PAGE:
Ottawa bike to work month just finished. I think that I met my goal of 250km and beat it by some, but not really sure by how much because I do a horrible job of tracking my distance.
For the month I set my goal to be to bike in most days, leaving a factor for sick days or days where I would take the car for whatever reason. In the end I biked every single day. Beyond that, on some days I also ran errands on the way to or from work or took longer routes. I also counted those too; or would have, if I was counting at all, which would have meant starting the GPS tracker on my phone (and even harder, turning it off at the other end). Oh, I tried, which ended up tracking my pannier sitting still for an hour at the cafe or wandering around the grocery store at an average 3 kph.
I really like the idea of bike to work month. It’s an incentive for people that would normally bike for fun or maybe errands to try commuting a few times by bike; the gateway to a new habit of summer bike commuting. Being in May, it’s timed so that people can start after the snow is gone and then maybe deciding that it’s not so bad after all. The activities that go along with it, like the free bike tuneups, are great.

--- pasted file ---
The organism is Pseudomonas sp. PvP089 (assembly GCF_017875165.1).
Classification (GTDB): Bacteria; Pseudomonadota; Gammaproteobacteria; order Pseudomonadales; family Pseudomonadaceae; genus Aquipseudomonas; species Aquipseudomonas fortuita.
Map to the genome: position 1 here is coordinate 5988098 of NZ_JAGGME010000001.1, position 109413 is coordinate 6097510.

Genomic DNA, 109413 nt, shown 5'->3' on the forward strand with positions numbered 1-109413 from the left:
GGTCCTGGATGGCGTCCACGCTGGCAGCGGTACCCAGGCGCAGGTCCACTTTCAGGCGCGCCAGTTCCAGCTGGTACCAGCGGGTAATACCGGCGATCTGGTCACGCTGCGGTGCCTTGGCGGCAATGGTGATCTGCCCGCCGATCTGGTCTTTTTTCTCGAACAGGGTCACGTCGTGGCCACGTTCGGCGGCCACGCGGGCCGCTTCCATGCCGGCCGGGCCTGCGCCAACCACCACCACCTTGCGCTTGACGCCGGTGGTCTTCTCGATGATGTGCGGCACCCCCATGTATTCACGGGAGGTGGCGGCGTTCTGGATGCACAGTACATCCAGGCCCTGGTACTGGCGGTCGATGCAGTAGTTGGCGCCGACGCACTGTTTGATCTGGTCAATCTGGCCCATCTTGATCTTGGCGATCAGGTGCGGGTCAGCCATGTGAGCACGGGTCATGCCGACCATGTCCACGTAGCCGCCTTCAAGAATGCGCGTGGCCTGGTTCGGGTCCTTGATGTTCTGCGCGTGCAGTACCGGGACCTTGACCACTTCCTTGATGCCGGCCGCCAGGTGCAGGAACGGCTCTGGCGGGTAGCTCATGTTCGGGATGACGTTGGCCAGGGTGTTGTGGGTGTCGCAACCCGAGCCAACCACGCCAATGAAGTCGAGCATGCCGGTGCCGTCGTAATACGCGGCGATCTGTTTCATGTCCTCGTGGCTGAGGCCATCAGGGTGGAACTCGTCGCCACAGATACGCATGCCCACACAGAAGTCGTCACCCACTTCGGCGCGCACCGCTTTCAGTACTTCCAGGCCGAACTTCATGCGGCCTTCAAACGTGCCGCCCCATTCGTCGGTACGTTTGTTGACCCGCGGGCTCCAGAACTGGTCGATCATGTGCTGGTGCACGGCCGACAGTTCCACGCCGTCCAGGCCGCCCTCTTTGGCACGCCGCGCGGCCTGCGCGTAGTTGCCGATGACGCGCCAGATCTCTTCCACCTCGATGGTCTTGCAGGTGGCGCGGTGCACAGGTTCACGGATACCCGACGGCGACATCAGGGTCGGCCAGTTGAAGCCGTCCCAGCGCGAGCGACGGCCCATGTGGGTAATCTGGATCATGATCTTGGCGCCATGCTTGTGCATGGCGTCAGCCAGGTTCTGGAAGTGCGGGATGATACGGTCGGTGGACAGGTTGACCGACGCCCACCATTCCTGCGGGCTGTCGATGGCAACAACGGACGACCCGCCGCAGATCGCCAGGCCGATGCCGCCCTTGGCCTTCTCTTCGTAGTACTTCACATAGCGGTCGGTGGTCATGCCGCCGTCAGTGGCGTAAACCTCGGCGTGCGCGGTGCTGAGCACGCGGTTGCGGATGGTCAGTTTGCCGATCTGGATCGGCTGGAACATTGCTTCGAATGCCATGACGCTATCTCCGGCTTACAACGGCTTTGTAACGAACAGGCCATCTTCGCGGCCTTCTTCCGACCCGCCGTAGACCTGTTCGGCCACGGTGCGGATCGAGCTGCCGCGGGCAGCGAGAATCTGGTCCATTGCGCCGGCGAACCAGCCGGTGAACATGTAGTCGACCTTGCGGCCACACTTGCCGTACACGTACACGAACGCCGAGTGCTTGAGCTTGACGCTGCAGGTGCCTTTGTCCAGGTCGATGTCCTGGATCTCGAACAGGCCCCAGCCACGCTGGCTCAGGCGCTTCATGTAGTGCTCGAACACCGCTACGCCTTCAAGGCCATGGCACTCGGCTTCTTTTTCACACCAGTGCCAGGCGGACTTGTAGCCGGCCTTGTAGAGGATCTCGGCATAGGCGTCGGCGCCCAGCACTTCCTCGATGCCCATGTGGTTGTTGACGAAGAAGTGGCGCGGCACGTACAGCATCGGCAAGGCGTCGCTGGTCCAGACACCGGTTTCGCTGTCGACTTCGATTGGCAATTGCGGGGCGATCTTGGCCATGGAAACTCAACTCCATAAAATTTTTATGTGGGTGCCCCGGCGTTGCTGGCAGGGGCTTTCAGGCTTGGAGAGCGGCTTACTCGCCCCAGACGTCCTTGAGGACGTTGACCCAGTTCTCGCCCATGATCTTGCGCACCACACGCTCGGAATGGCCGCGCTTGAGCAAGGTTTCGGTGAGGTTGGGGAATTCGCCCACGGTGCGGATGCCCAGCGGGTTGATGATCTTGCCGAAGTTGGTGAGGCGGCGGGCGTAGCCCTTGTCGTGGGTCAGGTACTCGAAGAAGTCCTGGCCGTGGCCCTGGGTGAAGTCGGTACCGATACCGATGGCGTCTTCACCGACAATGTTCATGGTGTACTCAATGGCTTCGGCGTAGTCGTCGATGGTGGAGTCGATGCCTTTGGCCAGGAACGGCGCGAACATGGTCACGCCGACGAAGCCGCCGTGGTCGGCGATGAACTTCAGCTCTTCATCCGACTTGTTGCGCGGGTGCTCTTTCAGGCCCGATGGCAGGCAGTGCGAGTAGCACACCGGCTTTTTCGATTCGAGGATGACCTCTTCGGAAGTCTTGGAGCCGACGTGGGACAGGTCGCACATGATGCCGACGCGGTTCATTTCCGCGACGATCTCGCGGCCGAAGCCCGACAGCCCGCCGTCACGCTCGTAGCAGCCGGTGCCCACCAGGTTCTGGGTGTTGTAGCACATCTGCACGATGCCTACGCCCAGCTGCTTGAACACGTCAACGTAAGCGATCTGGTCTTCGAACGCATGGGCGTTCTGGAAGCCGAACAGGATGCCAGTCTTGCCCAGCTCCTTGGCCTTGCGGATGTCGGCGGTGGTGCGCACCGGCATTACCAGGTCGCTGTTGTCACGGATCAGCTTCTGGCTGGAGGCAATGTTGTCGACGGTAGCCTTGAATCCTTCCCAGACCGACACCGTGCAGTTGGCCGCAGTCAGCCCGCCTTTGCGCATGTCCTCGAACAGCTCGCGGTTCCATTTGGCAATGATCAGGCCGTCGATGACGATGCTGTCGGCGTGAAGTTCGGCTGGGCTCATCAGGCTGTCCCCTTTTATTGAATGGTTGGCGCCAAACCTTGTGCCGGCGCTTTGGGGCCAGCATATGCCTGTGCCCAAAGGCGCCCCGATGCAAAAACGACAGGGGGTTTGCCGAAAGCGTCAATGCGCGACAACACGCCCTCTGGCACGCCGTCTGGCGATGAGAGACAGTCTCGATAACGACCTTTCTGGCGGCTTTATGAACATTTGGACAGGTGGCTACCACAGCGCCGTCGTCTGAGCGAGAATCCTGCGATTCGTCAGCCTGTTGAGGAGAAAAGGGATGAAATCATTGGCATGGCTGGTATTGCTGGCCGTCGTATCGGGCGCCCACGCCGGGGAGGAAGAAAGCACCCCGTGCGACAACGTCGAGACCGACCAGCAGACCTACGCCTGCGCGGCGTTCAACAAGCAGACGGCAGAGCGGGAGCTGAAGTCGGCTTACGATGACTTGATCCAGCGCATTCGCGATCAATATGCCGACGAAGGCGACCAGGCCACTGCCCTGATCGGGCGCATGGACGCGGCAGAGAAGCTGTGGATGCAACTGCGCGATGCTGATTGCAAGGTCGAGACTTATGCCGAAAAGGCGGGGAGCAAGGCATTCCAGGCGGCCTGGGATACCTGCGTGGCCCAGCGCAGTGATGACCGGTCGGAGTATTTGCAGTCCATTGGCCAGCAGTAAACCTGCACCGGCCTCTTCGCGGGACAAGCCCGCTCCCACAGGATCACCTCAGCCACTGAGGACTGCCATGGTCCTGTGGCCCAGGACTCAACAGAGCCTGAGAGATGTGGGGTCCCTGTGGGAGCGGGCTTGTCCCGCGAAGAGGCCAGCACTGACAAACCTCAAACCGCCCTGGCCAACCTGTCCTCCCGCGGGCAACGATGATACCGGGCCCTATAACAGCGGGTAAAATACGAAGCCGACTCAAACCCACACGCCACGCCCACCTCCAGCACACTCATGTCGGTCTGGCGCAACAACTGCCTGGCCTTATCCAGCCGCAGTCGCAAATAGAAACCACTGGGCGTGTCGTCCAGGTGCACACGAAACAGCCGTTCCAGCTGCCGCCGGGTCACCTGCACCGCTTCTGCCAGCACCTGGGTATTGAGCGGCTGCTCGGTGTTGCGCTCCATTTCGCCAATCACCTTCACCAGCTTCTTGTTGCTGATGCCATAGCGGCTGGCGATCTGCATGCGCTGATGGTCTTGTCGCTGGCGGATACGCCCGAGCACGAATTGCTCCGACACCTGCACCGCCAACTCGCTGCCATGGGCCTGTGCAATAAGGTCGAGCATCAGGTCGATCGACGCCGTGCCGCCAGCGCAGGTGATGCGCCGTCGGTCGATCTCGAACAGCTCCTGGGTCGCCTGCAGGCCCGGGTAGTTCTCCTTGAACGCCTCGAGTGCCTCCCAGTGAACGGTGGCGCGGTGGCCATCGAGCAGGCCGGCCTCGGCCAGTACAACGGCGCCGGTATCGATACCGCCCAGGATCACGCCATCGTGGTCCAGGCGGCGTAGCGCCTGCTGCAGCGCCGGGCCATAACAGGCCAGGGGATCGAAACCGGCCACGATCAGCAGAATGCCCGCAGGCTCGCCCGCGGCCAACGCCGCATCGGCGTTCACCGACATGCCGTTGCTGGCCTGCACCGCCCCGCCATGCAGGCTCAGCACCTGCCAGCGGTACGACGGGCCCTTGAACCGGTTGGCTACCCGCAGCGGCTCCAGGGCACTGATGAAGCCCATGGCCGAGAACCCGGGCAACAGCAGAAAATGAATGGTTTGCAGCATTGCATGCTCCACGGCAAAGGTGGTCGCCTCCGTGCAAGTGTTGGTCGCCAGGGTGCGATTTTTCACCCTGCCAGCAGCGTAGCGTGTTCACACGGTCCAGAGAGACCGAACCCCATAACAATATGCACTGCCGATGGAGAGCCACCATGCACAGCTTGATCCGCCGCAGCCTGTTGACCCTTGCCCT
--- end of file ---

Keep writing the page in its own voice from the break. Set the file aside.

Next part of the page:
How people respond to bike to work month, particularly when it comes to tracking the distance traveled, is a great personality indicator. Some people get very competitive, obsessively comparing their total km to others and pushing to do more. Others are very strict and only allow themselves to count the distance of their commute. I love to see the reaction of various people discussing how their commutes are adding up.
Some people are disappointed that it’s a “Bike to work month” and not just a “Bike month”. Surely, getting people out of their cars and onto bikes is a worthwhile cause? There’s a lot of merit to that, and it’s something I would like to see. I also see the merit in emphasizing the “to work” part to specifically get people to commute to work by bike, as opposed to bike for sport or play.
The topic also brings up philosophical questions about the nature of work. If it’s a “Bike to work” month, then what exactly qualifies as work? Is doing errands work? Even if they are on the weekend and not on the way to and from the office? And what about stay at home parents, is everything that they do work? And retirees, who by definition don’t go to work anymore? It ties into deeper passions, especially when someone tells someone else that their trips don’t count because they are not “work”.
In the end I’d like to thank the folks who put it all together, it’s a great initiative.